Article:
The Frankfurter Engel (German for Frankfurt angel) is a memorial in the city of Frankfurt am Main in southwestern Germany; it is dedicated to homosexual people who were persecuted under Nazi rule, and as well as under Paragraph /Section 175 of the German Criminal Code during the 1950s and 1960s.
The memorial is a statue of an angel and is the first of its kind in Germany. Subsequent memorials in Germany are Kölner Rosa Winkel (1995) in Cologne and Memorial to Homosexuals persecuted under Nazism (2008) in Berlin.
At the basis of the memorial written in the German language is:
Homosexuelle Männer und Frauen wurden im Nationalsozialismus verfolgt und ermordet. Die Verbrechen wurden geleugnet, die Getöteten verschwiegen, die Überlebenden verachtet und verurteilt. Daran erinnern wir in dem Bewusstsein, dass Männer, die Männer lieben, und Frauen, die Frauen lieben, immer wieder verfolgt werden können. Frankfurt am Main. Dezember 1994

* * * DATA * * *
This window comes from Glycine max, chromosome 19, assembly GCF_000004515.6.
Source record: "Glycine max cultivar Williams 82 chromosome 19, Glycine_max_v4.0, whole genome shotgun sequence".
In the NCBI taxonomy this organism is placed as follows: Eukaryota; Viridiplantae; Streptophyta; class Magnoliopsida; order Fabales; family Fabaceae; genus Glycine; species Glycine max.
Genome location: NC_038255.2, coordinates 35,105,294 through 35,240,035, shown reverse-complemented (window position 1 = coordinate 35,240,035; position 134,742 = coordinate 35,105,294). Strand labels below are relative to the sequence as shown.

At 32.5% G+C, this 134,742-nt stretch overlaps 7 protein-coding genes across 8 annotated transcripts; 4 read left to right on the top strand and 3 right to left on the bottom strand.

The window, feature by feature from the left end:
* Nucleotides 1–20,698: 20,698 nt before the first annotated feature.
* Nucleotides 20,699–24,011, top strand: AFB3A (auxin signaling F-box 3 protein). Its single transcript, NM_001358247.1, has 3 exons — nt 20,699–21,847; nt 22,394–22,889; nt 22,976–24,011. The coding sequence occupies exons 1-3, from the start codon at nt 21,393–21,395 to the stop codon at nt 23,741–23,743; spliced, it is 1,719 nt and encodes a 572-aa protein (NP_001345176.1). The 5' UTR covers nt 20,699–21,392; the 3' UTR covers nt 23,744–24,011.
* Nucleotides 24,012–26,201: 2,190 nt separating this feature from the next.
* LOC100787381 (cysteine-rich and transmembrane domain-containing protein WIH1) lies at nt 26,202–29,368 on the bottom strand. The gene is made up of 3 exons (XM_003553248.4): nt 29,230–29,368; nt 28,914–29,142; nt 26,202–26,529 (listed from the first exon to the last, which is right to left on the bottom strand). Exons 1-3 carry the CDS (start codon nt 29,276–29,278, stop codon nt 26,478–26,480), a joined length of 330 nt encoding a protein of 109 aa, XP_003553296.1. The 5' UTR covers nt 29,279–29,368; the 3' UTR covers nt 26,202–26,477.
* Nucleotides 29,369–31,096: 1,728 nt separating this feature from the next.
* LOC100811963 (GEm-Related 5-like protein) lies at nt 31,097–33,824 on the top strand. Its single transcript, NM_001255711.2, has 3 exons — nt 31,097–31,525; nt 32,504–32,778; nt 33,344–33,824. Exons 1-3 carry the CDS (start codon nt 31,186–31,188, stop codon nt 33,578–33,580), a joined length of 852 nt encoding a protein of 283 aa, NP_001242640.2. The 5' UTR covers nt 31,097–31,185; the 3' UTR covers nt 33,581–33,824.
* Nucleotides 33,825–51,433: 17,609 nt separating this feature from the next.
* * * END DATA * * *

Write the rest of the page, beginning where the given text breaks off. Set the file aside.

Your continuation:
This can be translated to English as:
Homosexual men and women were persecuted and murdered in Nazi Germany. The crimes were denied, the dead concealed, the survivors scorned and prosecuted. We remember this, in the awareness that men who love men and women who love women still face persecution. Frankfurt am Main. December 1994.
The memorial remembers homosexuals who were persecuted and/or died during the Nazi rule and Paragraph 175 of the German Criminal Code that outlawed homosexuality during the 1950s and 1960s. It was reformed in 1969 and fully repealed in 1973.
On the 20th of July, 1992 a competition for the memorial design began. Ultimately, the winner of the competition was the artist Rosemarie Trockel, and the memorial was built at the crossing of the streets Schäfergasse and Alte Gasse. On the 11th of December, 1994 the memorial was opened.
- Rüdiger Lautmann. Nationalsozialistischer Terror gegen Homosexuelle. Verdrängt und ungesühnt. (together with Burkhard Jellonnek): Paderborn: Schöningh. 2002. ISBN 3-506-74204-3
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